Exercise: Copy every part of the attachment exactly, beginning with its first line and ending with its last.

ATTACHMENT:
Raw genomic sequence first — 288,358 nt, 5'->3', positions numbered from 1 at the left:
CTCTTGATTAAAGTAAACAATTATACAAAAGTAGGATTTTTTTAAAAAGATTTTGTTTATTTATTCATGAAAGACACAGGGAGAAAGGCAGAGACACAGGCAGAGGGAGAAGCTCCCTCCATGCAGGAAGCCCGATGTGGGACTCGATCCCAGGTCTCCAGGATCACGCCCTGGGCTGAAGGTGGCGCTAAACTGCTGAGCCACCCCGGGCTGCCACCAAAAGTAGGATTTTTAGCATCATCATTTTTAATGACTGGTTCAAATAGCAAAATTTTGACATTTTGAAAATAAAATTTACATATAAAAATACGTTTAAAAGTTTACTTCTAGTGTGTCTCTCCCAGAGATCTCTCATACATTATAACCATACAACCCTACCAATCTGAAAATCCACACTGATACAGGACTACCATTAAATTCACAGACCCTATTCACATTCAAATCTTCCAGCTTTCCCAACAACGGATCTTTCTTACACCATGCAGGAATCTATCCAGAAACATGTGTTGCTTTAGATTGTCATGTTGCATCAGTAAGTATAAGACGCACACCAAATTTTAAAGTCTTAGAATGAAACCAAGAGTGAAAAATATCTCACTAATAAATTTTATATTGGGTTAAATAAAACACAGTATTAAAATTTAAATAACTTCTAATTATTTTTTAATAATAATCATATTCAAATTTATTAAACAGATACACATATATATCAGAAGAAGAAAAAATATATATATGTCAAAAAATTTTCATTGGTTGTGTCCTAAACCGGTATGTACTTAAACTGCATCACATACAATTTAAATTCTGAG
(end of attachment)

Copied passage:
Raw genomic sequence first — 288,358 nt, 5'->3', positions numbered from 1 at the left:
CTCTTGATTAAAGTAAACAATTATACAAAAGTAGGATTTTTTTAAAAAGATTTTGTTTATTTATTCATGAAAGACACAGGGAGAAAGGCAGAGACACAGGCAGAGGGAGAAGCTCCCTCCATGCAGGAAGCCCGATGTGGGACTCGATCCCAGGTCTCCAGGATCACGCCCTGGGCTGAAGGTGGCGCTAAACTGCTGAGCCACCCCGGGCTGCCACCAAAAGTAGGATTTTTAGCATCATCATTTTTAATGACTGGTTCAAATAGCAAAATTTTGACATTTTGAAAATAAAATTTACATATAAAAATACGTTTAAAAGTTTACTTCTAGTGTGTCTCTCCCAGAGATCTCTCATACATTATAACCATACAACCCTACCAATCTGAAAATCCACACTGATACAGGACTACCATTAAATTCACAGACCCTATTCACATTCAAATCTTCCAGCTTTCCCAACAACGGATCTTTCTTACACCATGCAGGAATCTATCCAGAAACATGTGTTGCTTTAGATTGTCATGTTGCATCAGTAAGTATAAGACGCACACCAAATTTTAAAGTCTTAGAATGAAACCAAGAGTGAAAAATATCTCACTAATAAATTTTATATTGGGTTAAATAAAACACAGTATTAAAATTTAAATAACTTCTAATTATTTTTTAATAATAATCATATTCAAATTTATTAAACAGATACACATATATATCAGAAGAAGAAAAAATATATATATGTCAAAAAATTTTCATTGGTTGTGTCCTAAACCGGTATGTACTTAAACTGCATCACATACAATTTAAATTCTGAG